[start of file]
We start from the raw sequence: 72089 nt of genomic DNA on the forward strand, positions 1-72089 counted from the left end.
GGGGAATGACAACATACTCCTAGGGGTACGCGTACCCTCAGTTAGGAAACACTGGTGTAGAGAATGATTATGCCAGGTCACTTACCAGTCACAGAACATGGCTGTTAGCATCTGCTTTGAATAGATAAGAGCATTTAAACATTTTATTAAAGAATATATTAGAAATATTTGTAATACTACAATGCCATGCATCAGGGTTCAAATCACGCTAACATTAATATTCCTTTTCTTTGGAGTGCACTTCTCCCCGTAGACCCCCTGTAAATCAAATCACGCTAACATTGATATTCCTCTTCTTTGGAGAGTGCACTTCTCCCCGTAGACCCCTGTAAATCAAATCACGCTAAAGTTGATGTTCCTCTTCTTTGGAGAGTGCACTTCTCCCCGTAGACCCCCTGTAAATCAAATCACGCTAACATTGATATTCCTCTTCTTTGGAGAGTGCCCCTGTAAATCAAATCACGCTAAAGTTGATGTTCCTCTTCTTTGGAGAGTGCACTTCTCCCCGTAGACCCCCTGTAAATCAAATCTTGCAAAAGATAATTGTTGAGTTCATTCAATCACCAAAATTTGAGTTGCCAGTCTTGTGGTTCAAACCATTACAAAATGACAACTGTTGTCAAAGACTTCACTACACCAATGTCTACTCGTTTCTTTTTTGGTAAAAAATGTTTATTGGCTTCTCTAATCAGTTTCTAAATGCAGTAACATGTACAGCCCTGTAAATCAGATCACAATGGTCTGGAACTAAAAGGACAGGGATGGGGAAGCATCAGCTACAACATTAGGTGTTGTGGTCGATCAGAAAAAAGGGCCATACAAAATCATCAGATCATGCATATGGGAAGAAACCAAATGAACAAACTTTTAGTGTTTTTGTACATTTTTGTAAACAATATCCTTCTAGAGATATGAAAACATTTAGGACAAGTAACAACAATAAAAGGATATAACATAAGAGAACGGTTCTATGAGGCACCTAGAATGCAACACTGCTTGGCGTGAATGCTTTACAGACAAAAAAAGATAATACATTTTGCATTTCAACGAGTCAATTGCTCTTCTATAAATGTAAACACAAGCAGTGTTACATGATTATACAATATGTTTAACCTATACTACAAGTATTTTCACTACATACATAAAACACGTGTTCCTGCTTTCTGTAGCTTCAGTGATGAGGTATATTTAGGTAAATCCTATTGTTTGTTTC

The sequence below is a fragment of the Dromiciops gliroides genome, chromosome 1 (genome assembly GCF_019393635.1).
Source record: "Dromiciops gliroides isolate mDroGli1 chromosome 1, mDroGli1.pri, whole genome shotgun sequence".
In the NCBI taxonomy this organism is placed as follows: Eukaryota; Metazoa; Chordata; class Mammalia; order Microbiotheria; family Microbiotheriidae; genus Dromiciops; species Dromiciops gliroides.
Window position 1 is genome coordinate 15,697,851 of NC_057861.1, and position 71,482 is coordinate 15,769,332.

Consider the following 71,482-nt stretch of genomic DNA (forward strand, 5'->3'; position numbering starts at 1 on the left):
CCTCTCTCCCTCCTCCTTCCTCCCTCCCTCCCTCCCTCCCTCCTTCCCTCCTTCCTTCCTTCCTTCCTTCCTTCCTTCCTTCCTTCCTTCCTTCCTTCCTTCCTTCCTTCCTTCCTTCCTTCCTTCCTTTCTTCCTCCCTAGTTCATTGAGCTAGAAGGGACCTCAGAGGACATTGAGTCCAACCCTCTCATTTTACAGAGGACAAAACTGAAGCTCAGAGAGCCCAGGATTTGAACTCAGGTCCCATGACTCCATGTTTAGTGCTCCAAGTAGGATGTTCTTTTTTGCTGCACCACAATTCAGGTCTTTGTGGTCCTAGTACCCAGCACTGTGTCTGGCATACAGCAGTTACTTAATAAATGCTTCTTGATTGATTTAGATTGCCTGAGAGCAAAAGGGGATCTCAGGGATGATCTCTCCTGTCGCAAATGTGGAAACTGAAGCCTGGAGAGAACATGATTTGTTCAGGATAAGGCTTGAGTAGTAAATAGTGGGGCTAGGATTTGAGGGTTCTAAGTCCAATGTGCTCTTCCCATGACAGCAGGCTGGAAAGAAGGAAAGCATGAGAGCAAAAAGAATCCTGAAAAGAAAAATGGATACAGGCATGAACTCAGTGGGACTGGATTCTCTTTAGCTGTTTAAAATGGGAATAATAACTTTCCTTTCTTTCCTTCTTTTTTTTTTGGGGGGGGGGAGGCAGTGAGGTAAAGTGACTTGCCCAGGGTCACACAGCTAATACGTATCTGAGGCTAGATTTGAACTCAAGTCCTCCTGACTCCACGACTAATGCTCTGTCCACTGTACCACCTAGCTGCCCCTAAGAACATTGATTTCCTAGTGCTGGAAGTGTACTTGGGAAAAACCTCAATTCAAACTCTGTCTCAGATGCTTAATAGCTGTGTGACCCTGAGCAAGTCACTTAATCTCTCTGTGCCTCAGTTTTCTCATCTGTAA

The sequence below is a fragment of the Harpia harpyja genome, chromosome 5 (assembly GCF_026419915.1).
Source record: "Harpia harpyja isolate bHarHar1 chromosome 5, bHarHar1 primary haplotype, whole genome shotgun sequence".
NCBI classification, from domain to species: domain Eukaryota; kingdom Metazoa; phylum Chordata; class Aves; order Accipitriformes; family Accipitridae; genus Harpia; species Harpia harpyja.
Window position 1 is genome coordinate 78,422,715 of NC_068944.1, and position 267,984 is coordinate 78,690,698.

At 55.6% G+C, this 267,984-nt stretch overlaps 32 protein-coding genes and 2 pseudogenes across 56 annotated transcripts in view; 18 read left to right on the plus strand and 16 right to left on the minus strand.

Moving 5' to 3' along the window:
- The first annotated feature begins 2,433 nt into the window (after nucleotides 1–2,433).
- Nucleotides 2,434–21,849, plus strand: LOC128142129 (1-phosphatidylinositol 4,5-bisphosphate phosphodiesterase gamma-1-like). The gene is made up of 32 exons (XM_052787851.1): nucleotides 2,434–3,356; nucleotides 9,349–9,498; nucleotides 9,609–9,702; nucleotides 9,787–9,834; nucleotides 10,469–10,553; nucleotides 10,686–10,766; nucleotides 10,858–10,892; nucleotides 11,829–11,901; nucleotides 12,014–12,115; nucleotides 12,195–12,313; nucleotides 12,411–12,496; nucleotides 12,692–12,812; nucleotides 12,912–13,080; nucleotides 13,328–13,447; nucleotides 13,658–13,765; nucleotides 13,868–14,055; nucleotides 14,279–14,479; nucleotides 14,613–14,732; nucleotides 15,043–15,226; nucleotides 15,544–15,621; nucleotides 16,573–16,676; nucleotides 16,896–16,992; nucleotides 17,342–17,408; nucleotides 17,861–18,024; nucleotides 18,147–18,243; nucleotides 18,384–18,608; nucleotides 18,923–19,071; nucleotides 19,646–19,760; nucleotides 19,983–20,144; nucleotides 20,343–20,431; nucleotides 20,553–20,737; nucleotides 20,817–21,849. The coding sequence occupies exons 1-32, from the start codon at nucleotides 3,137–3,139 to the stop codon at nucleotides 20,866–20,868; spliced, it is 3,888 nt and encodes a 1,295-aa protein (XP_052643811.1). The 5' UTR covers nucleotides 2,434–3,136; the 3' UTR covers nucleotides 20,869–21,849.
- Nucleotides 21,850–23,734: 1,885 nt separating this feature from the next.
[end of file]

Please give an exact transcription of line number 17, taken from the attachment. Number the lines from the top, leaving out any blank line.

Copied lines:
- Nucleotides 21,850–23,734: 1,885 nt separating this feature from the next.